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May 2014 Institute for Supply Management surveys: Key points

May 2014 Institute for Supply Management surveys: Key points (Part 1 of 4)

Manufacturing activity corresponds to 4% economic growth in May

The Institute for Supply Management Index assesses the outlook of manufacturing in the U.S.

The Institute for Supply Management Purchasing Manager’s Index (ISM PMI for short) is similar to the other regional PMI indices, but it covers the entire country. The ISM PMI looks at various business indices, like new orders, production, employment, supplier deliveries, inventory, customer inventories, prices, backlog, exports and imports, and capital expenditures. A reading over 50 means manufacturing is generally expanding. A reading over 42 indicates the economy in general is expanding.

ISM PMIEnlarge Graph

Many industries watch manufacturing activity in order to predict growth

Any economically sensitive business, especially cyclical businesses, wants to pay attention to the ISM data. Homebuilders like Lennar (LEN), D.R Horton (DHI), Toll Brothers (TOL), and PulteGroup (PHM) are particularly cyclical and will correlate with manufacturing activity. Even some of the commercial REITs will correlate, particularly those in the logistics space, like Prologis (PLD).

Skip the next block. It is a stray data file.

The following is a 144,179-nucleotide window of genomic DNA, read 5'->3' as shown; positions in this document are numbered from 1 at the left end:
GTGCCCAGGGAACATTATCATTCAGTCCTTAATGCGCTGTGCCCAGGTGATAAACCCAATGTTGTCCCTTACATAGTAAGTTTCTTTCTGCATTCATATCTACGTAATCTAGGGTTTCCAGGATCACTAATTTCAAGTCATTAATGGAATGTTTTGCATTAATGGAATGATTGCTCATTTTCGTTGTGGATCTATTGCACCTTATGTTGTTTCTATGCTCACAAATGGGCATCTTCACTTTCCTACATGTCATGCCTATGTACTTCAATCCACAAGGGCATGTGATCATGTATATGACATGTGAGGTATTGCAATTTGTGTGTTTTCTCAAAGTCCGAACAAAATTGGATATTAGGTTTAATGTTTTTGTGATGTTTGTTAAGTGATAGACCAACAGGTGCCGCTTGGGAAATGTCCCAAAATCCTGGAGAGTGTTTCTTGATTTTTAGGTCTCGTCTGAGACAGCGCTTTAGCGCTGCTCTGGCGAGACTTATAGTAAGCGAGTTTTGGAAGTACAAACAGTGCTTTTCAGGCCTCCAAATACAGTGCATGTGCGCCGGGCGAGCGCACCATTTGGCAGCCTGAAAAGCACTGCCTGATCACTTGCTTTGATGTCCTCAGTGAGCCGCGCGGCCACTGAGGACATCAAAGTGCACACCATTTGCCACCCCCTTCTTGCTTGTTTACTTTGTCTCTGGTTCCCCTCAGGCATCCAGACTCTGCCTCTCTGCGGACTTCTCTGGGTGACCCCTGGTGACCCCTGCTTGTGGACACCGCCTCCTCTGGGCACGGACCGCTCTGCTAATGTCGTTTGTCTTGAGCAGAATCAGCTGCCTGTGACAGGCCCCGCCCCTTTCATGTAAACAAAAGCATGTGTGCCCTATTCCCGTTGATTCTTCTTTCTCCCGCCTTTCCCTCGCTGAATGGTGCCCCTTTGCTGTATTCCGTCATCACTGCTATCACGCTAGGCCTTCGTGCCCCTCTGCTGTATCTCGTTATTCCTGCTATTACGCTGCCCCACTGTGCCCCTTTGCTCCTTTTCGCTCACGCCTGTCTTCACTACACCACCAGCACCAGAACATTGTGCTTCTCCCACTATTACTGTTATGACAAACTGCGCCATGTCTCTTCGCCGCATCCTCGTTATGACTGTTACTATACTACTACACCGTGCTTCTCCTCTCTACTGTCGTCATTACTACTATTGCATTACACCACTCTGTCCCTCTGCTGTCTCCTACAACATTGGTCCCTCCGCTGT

Manufacturing activity has been generally improving all year, although the index has been somewhat volatile as of late

The Index of Overall Activity rose to 55.4 in May, an increase from the April reading of 54.9. New orders and production drove the increase. Employment fell to 52.8 from 54.7, which was a disappointment. Prices rose and the trend is towards an acceleration of prices. A total of 17 industrial sectors reported growth, while one reported contraction.

You can use PMI to predict GDP growth. The current level for May (55.4) would correspond to a 4% increase in GDP. The average from January to May (53.7) would correspond to a GDP growth rate of 3.5%. Of course, manufacturing doesn’t have the weight it used to, but still these are incredibly bullish numbers. This may explain why the Fed believes employment numbers are going to get better, which is why it’s concentrating on tapering quantitative easing and beginning to introduce the market to the possibility of higher short-term interest rates.

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